Andy*, this one is for you, but you have to read to the end to get the rant.
It has been about two weeks since I returned to Maine from visiting my father in Milwaukee. This is peak summer vacation time and, indeed, that is what I have used it for.
A Gap Year principle that I am passing along is: do not over schedule; you will fail. That’s especially important when your body clock says “Maine! Vacation!”
As I have said before, if I could practice medicine, run the business of a private practice, serve on non-compensating boards and committees, maintain a family life as well as a Washington social life AND… write a book, reform health care and plan exotic trips, then I would not need a Gap Year.
But I cannot do all those things and so I need a break in August.
Reminder: why a Gap Year
Now that I have the time to enjoy an extended family visit in my favorite place on the planet, I still do not have the mental energy or strength to pay my day-to-day bills, play golf, sail, repair motor boats, babysit for two toddlers, prepare fresh seafood for island guests and in-laws AND research health care reform, research French lessons, research exotic travel (safe, yet outside the “tourist bubble”) and think about job opportunities for next year.
Something has got to go.
I have to remind myself that when I first began this year I knew that June would be a month of transition, July would be a combination of events and projects (finish the guest house, go to the World Domination Summit, visit my father) and August would be spent trying to have an extended summer vacation without the time pressure of past visits.
Measuring the perfect eight-hour day
The lesson I have learned is that while I had hoped to plan and research my Gap Year projects simultaneously, that is not going to happen.
My dream of a structured eight-hour day of research reading, personal growth reading, exercise, writing (touchy-feely blog posts, health care rants, personal notes), French exercises, etc. has not worked. I am unsettled over the fact that I cannot do it all and cannot decide what to do first.
Therefore, I am letting my grand plans wait a few more days until my grandbaby toddlers decamp and I can dial down in-law visits. Then, I promise I will get my schedule set and Debbie and I will start and end each day with briefings, progress reports and a review of Gap Year “metrics.” [Ed note: looking forward to this. – Debbie]
And now… a rant about healthcare metrics
Ok, let me rant about metrics for a minute. Does your business have metrics? Is it ruled by metrics? Do they work?
I suppose metrics have a role in terms of dollars and cents, time sensitive production issues and quality control of widgets. They may even have some role in the management of hospital systems and medical care.
I will grant that keeping the “post sternotomy blood sugar below 200 mg/dl” is associated with better outcomes and fewer wound infections (I’ll bet most of you don’t know what that means and never thought it would be measured) and is a laudable goal.
But is it a metric we should pursue? Everything can be turned into a metric. Should we do so?
Our rankings have slipped; what metric shall we improve?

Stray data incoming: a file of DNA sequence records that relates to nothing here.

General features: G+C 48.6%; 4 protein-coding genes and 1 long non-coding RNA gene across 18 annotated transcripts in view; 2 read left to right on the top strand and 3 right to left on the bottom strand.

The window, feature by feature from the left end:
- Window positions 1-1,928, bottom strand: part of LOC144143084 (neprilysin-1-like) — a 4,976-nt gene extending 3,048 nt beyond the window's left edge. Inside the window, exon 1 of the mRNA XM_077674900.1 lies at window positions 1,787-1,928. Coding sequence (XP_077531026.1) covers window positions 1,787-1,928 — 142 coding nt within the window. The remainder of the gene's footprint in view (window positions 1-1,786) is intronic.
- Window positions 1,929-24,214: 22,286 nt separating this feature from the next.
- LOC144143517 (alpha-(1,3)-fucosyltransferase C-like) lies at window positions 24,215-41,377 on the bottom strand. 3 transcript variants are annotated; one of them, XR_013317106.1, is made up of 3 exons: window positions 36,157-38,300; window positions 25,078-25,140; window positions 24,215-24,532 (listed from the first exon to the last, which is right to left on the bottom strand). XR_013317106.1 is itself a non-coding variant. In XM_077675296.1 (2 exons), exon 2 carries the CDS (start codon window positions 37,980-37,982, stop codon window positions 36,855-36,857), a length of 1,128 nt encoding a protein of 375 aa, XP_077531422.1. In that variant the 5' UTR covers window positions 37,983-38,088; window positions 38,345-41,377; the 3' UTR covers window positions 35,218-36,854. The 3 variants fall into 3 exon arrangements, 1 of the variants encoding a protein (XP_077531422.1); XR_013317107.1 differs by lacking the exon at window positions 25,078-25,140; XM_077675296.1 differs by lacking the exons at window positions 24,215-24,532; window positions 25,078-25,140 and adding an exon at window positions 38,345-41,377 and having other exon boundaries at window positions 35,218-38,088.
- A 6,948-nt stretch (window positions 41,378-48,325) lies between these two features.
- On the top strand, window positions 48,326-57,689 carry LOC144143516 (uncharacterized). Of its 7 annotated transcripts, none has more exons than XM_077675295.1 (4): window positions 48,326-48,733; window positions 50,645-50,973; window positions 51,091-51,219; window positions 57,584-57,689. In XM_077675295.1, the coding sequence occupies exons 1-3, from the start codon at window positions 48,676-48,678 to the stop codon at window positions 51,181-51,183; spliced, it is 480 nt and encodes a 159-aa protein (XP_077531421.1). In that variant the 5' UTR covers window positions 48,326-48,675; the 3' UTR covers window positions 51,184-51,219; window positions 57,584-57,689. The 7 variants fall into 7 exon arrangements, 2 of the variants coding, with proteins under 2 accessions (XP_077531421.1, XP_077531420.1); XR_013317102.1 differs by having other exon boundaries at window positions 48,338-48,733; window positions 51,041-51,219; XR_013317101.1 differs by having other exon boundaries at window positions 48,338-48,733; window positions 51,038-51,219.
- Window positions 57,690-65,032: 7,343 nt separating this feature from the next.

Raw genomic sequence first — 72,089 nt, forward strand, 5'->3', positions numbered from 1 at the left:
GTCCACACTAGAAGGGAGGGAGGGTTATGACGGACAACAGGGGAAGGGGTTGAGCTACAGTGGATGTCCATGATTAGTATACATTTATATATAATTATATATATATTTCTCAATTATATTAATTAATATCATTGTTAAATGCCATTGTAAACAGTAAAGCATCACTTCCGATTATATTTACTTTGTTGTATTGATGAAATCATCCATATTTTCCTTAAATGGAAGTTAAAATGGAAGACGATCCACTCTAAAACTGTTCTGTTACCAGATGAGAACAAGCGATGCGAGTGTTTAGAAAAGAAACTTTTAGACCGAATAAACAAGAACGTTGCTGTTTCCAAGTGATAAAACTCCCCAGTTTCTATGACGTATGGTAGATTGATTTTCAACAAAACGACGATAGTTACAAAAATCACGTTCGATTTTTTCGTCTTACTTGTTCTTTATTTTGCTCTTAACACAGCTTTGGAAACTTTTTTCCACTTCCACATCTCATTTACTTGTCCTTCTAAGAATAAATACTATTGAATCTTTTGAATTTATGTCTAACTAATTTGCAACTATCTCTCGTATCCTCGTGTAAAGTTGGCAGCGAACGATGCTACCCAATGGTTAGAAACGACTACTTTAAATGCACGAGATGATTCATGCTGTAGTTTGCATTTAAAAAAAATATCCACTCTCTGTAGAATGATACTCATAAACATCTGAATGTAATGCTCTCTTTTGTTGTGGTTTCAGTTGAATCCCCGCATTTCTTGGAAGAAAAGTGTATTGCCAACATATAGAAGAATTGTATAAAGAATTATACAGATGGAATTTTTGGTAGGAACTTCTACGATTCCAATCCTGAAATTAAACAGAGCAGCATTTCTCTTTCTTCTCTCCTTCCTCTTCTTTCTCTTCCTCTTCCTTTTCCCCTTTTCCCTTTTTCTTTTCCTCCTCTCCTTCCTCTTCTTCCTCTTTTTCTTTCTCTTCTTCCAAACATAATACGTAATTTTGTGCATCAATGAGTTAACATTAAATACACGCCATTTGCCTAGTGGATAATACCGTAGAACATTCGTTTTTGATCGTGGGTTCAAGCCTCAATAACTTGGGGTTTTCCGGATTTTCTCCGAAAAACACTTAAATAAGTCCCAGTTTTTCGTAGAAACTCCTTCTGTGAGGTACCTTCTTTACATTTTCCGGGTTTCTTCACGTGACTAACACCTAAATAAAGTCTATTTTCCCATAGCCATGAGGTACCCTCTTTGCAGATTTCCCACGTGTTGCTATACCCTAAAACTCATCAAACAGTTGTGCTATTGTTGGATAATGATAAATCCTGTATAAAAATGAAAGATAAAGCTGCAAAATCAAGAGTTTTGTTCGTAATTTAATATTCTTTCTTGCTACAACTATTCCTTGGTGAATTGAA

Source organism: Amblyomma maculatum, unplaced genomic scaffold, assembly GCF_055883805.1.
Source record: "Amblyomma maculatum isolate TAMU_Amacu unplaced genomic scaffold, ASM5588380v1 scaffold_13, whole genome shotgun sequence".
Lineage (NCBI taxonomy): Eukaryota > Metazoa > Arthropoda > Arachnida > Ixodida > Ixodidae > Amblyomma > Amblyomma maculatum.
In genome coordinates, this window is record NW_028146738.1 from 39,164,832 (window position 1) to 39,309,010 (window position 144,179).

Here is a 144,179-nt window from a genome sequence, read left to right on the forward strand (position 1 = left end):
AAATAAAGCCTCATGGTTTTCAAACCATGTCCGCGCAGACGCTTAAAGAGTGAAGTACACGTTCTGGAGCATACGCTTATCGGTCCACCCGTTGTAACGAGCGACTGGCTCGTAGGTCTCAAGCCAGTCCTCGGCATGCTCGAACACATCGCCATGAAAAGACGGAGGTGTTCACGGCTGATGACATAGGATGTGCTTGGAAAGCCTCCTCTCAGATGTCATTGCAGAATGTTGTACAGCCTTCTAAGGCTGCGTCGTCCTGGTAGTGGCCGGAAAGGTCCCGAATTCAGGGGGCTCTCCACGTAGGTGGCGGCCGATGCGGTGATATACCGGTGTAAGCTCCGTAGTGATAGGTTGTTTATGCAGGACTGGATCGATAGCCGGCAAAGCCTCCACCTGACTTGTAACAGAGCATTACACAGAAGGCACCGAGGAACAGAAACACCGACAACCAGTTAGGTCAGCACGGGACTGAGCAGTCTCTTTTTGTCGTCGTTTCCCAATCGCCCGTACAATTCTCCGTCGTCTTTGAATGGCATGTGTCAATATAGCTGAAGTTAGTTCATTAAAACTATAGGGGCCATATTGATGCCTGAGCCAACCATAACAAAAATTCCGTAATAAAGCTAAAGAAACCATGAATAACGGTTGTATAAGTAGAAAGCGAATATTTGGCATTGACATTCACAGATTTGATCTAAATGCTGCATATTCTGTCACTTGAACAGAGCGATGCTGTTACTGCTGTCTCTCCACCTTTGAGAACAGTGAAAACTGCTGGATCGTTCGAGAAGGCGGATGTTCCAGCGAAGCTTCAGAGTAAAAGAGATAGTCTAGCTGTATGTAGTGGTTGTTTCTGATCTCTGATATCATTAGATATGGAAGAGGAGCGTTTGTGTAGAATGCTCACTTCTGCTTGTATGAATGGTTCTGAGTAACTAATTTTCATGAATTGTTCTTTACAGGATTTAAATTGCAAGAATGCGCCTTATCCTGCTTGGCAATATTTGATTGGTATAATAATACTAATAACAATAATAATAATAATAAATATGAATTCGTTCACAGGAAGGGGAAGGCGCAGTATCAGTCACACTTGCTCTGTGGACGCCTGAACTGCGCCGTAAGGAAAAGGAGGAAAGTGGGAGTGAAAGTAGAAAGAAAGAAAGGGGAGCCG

I remember well a quality committee meeting at a WFMC (World Famous Medical Center, to the uninitiated) where the business people outnumbered the health care providers.
Three issues come up over the course of an hour. These were how many patients were dying of septic shock per month; how many patients dying of septic shock should be or were palliative care patients; and how much time elapsed between the first symptoms of septic shock, its diagnosis and the initiation of treatment.
Because of the high mortality of septic shock patients at this WFMC, its standings in the U.S. News and World Report rankings had slipped and the bean counters wanted to improve these metrics.
Conflating improved patient care with improved metrics
Suddenly these issues were conflated into a single management tool. It was proposed that a Septic Shock Rapid Response team could be created and the time from notification to treatment could be monitored.
Recognizing that much of the delay in treatment (and therefore the success of treatment) could be attributed to family discussions about appropriate care in a palliative care situation, it was proposed that diagnosis and treatment be instituted before a definitive family decision.
Well, if you have not seen the initiation of a septic shock work up you do not want to see one now. And, if you have you would not wish it on a family member in or near a palliative care status. It is brutal.
Fortunately, reason prevailed, at least briefly, and the metric managers looked elsewhere for something to monitor.
Patients are not widgets
People are not widgets. ER throughput of patients (another metric) should not be about filling beds to make more money but should be about getting the patient to the appropriate care level in the appropriate time period (a judgment, not a metric).
I am going to play golf, but I am so angry thinking about metrics that I am not going to keep score.
[Ed note: thanks to cousin Andy for being a loyal reader of this blog. As for golf, Sam reported back that he was six over par after six holes. Then he quit. – Debbie]
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